Craig Fehrman traces the history of the soundbite, which as been shrinking for over a century according to new research by professors David Ryfe and Markus Kemmelmeier. Fehrman writes that by "1916, [Ryfe and Kemmelmeier] found, the average political quotation in a newspaper story had fallen to about half the length of the average quotation in 1892." This isn't necessarily a negative:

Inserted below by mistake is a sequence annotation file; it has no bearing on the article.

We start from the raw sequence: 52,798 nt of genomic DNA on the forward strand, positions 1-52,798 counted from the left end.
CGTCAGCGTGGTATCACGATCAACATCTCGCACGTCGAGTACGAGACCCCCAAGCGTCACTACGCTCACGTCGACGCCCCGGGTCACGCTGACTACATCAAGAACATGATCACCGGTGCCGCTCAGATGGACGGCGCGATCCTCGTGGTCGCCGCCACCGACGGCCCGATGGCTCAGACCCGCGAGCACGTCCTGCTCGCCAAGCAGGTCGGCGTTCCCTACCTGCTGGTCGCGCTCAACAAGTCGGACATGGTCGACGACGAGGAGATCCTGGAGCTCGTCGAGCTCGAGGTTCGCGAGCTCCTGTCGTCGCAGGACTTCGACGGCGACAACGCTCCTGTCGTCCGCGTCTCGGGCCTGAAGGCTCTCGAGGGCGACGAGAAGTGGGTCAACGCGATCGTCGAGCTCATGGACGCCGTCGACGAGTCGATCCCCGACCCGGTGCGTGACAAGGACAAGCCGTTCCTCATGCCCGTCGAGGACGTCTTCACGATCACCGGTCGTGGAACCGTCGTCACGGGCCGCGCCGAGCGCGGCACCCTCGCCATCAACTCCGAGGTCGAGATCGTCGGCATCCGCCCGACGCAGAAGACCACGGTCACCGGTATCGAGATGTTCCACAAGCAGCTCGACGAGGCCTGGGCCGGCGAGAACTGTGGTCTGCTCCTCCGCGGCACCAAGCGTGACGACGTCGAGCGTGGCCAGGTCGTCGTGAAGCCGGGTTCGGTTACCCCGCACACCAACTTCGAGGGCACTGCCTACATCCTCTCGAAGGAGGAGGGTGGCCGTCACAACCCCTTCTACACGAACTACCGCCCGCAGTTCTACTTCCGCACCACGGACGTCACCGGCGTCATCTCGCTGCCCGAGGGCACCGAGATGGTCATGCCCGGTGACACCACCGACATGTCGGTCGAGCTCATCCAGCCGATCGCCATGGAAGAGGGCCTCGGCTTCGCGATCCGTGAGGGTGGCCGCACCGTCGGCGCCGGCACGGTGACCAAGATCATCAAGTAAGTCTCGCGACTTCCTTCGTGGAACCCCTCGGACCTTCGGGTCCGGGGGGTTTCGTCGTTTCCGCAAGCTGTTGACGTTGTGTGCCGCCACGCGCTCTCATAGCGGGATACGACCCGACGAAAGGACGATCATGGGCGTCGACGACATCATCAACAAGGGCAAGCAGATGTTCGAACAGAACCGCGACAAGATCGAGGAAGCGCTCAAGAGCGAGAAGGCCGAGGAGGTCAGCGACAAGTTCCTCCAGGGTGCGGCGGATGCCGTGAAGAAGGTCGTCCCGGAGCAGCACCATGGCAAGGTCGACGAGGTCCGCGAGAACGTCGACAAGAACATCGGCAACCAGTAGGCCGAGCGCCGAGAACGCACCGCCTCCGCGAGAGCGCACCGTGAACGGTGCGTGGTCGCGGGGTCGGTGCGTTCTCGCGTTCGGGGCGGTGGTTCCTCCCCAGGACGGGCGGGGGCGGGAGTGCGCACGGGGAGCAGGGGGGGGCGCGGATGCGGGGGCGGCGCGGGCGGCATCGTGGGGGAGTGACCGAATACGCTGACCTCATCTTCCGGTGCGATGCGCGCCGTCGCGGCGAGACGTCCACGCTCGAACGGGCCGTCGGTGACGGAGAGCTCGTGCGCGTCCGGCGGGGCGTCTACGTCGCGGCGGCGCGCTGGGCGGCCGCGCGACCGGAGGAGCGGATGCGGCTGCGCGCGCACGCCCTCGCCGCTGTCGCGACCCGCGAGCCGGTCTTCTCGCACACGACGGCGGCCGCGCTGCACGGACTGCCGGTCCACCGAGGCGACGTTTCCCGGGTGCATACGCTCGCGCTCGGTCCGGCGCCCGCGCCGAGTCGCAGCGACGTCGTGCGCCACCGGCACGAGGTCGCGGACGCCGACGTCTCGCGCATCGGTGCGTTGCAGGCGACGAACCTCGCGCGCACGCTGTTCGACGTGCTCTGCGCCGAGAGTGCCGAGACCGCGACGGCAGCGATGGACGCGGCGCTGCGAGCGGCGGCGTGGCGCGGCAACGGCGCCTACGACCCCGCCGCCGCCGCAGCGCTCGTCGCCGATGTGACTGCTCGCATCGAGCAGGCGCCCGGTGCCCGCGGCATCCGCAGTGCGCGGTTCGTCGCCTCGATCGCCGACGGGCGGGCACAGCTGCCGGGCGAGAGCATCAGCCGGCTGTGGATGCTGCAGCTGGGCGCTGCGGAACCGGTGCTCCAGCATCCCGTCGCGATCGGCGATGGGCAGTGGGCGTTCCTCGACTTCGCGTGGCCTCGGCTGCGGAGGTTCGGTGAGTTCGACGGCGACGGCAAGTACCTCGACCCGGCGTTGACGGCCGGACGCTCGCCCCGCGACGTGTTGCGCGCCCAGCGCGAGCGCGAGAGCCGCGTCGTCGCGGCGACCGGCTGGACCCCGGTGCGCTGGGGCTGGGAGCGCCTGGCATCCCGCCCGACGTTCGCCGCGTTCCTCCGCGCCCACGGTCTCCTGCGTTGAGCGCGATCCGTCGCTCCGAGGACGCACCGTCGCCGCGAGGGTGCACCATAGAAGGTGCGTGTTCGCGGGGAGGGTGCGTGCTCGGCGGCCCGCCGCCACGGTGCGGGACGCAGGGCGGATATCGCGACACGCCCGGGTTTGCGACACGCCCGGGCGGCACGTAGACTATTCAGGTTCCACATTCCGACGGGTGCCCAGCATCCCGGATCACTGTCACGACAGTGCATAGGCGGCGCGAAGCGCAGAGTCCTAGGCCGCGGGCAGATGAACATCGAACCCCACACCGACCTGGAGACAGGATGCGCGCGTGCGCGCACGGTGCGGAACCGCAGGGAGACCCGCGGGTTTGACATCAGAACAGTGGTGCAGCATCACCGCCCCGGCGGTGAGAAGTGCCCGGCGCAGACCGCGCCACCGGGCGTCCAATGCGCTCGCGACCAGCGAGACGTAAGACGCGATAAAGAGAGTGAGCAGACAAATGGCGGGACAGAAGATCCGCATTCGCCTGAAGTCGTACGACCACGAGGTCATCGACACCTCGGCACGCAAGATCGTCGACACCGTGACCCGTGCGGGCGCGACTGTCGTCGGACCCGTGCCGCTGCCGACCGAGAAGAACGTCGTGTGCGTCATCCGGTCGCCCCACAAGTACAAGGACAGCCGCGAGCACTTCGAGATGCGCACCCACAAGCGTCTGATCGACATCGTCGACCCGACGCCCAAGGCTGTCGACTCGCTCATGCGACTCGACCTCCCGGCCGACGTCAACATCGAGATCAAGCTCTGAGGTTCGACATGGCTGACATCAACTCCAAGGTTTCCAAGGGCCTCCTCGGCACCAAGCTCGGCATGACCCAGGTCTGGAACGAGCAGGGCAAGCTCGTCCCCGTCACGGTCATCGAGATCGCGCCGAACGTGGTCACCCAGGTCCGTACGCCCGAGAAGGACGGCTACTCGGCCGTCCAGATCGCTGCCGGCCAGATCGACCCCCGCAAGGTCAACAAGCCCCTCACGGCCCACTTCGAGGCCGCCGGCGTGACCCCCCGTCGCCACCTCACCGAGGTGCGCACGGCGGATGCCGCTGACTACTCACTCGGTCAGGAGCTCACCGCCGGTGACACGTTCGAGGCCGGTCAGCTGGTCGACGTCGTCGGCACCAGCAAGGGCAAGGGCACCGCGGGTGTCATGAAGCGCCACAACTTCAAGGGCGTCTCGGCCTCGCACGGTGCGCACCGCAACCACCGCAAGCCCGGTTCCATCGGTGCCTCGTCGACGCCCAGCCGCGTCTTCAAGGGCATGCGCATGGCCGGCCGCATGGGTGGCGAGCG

[Soundbites] do come with benefits. [Daniel] Hallin [author of a famous 1992 study on shrinking sound bites] has argued all along that television news in the 1960s and 1970s, which many take to be the genre’s golden age, was never actually that good. Stories were dull and disorganized; those long quotations would be followed by a couple of seconds of dead air. Early newspapers, in their time, were no different. The Boston Globe’s first issue, in 1872, devoted much of its front page to transcriptions of church sermons.
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